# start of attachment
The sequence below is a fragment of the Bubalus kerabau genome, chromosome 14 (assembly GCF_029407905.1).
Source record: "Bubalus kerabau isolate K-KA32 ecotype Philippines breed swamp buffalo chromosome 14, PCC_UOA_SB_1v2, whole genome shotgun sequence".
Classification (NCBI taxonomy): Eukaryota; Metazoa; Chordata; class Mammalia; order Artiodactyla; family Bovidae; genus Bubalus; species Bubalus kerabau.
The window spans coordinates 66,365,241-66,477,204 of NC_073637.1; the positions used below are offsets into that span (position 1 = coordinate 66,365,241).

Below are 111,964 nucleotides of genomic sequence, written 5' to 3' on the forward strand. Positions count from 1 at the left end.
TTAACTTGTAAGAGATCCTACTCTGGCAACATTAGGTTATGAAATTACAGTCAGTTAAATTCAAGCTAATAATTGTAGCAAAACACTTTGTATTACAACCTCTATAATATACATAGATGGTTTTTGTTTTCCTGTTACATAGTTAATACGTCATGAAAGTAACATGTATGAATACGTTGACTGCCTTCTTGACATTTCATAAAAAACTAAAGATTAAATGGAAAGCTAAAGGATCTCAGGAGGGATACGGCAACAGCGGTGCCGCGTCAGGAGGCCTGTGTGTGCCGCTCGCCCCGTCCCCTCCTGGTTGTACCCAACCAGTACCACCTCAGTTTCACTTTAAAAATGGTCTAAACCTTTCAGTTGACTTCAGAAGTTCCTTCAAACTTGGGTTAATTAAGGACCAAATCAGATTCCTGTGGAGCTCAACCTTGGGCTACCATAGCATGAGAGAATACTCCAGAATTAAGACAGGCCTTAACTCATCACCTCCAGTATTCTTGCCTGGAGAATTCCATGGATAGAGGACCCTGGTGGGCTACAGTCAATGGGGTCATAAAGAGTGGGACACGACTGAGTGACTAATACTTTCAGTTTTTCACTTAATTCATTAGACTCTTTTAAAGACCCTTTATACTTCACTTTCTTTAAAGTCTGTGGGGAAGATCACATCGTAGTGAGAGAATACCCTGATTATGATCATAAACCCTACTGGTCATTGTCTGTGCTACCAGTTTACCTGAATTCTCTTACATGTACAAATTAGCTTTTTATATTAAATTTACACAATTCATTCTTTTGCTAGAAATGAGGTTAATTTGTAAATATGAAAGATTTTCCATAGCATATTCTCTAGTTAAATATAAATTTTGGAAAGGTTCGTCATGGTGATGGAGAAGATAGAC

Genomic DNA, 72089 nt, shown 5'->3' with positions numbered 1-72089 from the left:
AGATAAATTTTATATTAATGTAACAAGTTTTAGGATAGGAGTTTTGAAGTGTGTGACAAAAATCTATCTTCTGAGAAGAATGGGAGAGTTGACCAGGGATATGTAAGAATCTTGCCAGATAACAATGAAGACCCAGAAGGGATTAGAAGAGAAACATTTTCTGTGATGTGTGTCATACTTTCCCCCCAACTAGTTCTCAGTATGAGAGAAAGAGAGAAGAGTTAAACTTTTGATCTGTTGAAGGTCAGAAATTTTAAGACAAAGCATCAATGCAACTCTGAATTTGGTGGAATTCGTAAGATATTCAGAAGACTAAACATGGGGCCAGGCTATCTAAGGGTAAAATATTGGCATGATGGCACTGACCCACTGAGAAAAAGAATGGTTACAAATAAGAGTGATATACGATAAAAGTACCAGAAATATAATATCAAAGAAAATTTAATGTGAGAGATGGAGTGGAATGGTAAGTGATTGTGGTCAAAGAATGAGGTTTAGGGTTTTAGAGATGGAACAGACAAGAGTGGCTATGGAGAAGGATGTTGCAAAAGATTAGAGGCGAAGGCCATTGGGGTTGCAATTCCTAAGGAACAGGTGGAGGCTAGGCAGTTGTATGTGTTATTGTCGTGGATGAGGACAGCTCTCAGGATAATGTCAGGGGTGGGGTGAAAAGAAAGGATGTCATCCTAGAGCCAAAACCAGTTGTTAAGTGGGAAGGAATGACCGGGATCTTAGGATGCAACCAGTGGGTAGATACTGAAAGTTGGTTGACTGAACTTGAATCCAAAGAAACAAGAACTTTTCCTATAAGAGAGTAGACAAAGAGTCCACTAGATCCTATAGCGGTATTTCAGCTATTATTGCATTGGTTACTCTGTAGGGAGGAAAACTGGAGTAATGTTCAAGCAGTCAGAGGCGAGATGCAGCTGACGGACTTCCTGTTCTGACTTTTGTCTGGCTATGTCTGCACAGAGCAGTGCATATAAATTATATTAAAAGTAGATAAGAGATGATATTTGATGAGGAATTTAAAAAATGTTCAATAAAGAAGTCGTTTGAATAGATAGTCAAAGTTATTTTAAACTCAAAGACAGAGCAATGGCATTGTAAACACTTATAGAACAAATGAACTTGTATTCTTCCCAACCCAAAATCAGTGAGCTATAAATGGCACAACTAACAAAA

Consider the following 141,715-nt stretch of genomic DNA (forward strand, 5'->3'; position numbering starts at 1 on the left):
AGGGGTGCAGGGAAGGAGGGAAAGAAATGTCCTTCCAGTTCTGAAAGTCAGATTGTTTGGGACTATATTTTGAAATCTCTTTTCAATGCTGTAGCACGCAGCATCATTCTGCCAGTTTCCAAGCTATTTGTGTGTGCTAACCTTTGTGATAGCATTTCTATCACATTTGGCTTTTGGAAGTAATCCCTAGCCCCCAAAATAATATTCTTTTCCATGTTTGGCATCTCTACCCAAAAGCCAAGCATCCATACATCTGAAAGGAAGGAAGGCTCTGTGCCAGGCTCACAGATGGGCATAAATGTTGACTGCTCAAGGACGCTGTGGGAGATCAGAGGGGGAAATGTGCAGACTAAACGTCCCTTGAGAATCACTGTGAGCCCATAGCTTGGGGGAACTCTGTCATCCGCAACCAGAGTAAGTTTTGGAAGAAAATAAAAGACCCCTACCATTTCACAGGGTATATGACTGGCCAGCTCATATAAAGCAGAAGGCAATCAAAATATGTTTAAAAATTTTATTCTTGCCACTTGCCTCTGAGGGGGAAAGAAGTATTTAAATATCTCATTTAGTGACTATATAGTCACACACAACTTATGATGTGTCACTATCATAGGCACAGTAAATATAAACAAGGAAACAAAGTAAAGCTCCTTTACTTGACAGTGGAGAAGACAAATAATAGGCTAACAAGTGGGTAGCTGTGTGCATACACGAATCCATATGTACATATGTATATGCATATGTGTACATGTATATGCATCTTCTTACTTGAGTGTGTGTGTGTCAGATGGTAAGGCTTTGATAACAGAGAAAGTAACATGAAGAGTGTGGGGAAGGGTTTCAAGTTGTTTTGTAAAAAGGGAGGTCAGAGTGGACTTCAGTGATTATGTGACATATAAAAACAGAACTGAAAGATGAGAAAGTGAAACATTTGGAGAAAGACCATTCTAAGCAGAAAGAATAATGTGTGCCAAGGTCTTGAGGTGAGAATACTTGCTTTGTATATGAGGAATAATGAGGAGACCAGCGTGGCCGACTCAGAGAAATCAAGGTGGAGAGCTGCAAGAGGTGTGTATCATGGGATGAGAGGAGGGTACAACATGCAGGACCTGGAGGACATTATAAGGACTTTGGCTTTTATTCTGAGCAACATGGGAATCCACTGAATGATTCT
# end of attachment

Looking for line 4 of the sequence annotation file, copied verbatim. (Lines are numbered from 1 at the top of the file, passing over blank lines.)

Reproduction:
The window spans coordinates 66,365,241-66,477,204 of NC_073637.1; the positions used below are offsets into that span (position 1 = coordinate 66,365,241).